This experiment examined the behavior of soil under loading. The test was to determine the shear strength of the soil under constant cell pressure. Four Samples were tested under unconsolidated undrained test. Each condition was recorded. The results showed that there is a correlation in the experiment findings and theory. However, the third result is contrary to theory expectation. This is because the sample was contaminated. This led to an irregular result that was not in tandem with the first and the second results. These results bear significant effects on the determination of soil shear strength and resistance.
This experiment examined the behavior of soil under loading. The aim of this test was to determine the shear strength, as well as the shearing resistance of cohesive soil under constant confining pressure with zero change in moisture content, using unconsolidated undrained test. The four samples were compressed at a constant strain-controlled rate, and not allowed to drain. Each condition was recorded. The test is useful in the determination of the total strength parameters for soils subjected to various conditions. The triaxial test was used since it is more reliable and can measure both drained and undrained shear strength.
1. A triaxial cell, the size of the specimen to be tested, and suitable for the highest cell pressure. It should have an end with a similar diameter as the samples’.
2. A cell pressure system for maintaining, measuring and applying the appropriate pressure of water in the cell.
3. A back pressure system for measuring, maintaining and applying the appropriate pressure within the sample as well as measuring water in and out of the specimen.
4. Axial loading machine for the application of axial compression to the sample at different speeds.
5. Triaxial compression chamber
6. Rubber membrane to suit the size of the sample
7. Miscellaneous apparatus
1. Measure initial mass, length, and diameter of the specimen. Measure the rubber membrane, thickness.
2. Put the sample in a rubber membrane and Set it in a triaxial chamber.
3. Raise the cell pressure to the desired value. This can be 70 kPa for the first case followed by 140 kPa in the second instance.
4. Shear the specimen at an interval of 1%/min.
5. Record О”L, and Пѓd at 10 seconds interval.
6. Continue until the deviator stress exhibits a final figure or 20% axial strain.
7. Upon completion of the experiment, release the cell pressure to 0. Then vent the pressure, bring down the cell by lowering the platen. Drain the cell; clean the assembly and the porous stone.
8. Sketch the failure mode.
9. Re-measure the weight of the soil sample's weight and put it in the oven.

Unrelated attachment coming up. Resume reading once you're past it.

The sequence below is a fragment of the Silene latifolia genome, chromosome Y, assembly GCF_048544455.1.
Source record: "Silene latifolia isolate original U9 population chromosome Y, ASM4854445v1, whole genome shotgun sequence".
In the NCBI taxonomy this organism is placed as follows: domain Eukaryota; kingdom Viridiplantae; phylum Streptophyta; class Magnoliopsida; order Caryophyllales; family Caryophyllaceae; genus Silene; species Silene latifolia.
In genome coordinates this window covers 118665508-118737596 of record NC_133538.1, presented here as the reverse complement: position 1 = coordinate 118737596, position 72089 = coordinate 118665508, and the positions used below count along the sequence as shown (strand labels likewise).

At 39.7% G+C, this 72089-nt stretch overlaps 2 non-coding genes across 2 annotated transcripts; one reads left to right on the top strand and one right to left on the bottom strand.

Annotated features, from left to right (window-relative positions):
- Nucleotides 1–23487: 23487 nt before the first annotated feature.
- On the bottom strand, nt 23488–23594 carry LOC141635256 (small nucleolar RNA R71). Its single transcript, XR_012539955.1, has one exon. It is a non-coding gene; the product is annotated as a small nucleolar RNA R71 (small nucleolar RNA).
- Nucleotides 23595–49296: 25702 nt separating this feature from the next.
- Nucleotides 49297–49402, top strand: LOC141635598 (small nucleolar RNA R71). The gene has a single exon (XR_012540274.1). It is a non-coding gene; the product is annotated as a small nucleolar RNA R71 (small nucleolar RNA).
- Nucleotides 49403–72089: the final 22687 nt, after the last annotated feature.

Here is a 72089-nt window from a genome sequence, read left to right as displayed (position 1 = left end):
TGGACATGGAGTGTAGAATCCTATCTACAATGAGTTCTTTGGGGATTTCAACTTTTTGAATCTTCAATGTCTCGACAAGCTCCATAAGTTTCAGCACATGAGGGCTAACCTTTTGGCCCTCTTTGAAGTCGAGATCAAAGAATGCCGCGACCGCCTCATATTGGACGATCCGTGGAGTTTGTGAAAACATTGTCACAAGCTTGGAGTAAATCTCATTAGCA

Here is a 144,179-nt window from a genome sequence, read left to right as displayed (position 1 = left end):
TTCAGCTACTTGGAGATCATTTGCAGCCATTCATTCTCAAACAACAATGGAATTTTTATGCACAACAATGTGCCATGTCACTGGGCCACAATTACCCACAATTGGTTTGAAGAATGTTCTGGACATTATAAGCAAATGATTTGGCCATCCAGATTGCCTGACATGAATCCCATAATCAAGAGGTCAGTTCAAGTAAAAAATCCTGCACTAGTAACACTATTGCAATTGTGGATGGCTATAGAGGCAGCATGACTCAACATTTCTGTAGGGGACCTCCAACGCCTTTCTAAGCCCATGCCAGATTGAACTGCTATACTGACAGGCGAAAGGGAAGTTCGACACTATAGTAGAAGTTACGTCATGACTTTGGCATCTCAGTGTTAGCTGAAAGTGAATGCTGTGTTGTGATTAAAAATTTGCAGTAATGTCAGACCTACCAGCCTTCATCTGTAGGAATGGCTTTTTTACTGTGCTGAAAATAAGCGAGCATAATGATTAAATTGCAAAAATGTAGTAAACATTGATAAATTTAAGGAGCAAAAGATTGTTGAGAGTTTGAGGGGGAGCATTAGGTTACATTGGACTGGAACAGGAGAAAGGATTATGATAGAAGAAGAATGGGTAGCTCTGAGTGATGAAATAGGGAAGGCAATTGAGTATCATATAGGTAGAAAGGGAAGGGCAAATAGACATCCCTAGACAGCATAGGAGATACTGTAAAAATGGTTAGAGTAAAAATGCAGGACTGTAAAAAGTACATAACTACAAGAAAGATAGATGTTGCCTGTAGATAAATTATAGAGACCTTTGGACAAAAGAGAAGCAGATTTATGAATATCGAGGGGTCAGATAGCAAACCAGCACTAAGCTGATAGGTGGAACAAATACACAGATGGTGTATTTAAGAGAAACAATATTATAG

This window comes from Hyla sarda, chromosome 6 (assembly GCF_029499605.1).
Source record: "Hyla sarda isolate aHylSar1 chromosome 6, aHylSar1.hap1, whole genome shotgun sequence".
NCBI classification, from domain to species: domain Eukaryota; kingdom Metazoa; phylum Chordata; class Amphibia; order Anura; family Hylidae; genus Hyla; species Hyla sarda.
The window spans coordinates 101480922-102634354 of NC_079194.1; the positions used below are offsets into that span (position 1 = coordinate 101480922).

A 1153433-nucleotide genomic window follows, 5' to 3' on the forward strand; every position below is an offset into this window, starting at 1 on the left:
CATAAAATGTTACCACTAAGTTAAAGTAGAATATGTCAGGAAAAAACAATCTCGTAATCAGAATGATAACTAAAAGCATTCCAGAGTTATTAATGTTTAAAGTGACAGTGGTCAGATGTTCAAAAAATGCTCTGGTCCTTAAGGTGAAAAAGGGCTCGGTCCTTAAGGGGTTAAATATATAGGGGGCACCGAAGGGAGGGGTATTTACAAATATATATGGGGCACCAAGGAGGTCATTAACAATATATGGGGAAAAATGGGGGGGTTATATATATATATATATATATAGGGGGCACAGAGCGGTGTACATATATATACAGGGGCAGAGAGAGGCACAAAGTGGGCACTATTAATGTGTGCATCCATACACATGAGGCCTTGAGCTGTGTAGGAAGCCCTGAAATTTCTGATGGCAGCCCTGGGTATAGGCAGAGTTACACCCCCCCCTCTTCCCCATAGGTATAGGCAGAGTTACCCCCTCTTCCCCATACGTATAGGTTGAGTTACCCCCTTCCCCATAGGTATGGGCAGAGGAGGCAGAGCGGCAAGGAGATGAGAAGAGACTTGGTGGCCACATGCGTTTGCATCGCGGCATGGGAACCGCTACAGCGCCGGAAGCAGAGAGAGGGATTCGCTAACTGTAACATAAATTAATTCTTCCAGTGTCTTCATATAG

10. Repeat the procedure for the second and third specimen at 140 kPa and 210 kPa cell pressure respectively.
11. Calculate axial strain. Оµa
12. Calculate the sample's vertical load.
13. Calculate corrected area of the specimen (Ac)
14. Plot Пѓd against axial strain for the three tests.
15. Plot Пѓd vs. Оµa for the three tests on a single sheet.
16. Plot Mohr circle using Пѓ1 and Пѓ3 at failure. These should produce a similar Пѓd value.
17. Find the final moisture content of the sample.
Results and calculations
mass of wet soil + container
mass of dry soil + containerg3524.525.445.2mass of container(m1)g188.8.131.52.4mass of moisture(m1-m3)g184.108.40.206mass of dry soil (m3-m1)g29.619.2239.8moisture=(m2-m3)/(m3-m1)%15.415.11615.08average moisture content% 15.4
Volume=AREA X HEIGHT
Volume =A0XL0=A(L0-X) OR A =V0/(L0-X) OR A=A0/(1-E)
Deviator stress= P/A
Deviator stress= P/A
Q1= MAJOR PRINCIPLE STRESS
A. Failure strain as per the final value for the four samples
sampledeviator stress(Q1-Q3)cell pressure(Q3)major principle stress(Q1)Q11315100415 4152372.8200572.8 572.83429.6400829.6 829.64755.18001555.11555.1
From the graph cu=100
Angle Йё =26°
Besides reading and calibration issues, the test procedures were executed appropriately. The first and second tests' results were in good correlation, therefore, satisfactory and in the right magnitude. The third test was not equally successful as its specimen had an improper seal which made the sample partially saturated during the experiment. This consequently led to a steeper friction angle and a higher shear stress at failure. This is normal due to surface tension and water effects and therefore, could not be avoided.
The second error may be attributable to improper calculation of either the first or the second sample's relative density. The shear stress at failure is expected to increase progressively since the tests were carried out on progressively denser specimens. If the third sample had not been contaminated, its angle of failure would be near the first and second sample's values.
The results of this experiment give an estimation of how the soil represented by the samples would behave in the field. Nevertheless, in an ideal lab situation results are bound to differ slightly.
The triaxial test is of significance in the understanding of soil behavior. It is crucial in the measurement of stiffness and strength, determination, and monitoring of the internal reaction of a particular medium. It also allows monitoring of pore pressures and observation of the volume changes during the experiment. In-Depth understanding of material behavior and adequate assessment of its qualities allows the Engineer to enhance designs and to keep the risk of failures at the minimum.
UU triaxial test provides the shear strength of soil at various confining stresses. Shear strength is vital in every geotechnical analysis and design. The value of shear strength as regards to a particular soil is pivotal in the acquisition of solutions to problems concerning the stability of that soil's mass in the determination of the load that soil can bear.
APPENDIX – I
SAFE WORKING PROCEDURE
A.PRIOR TO STARTING WORK
1. Avoid loose cloth...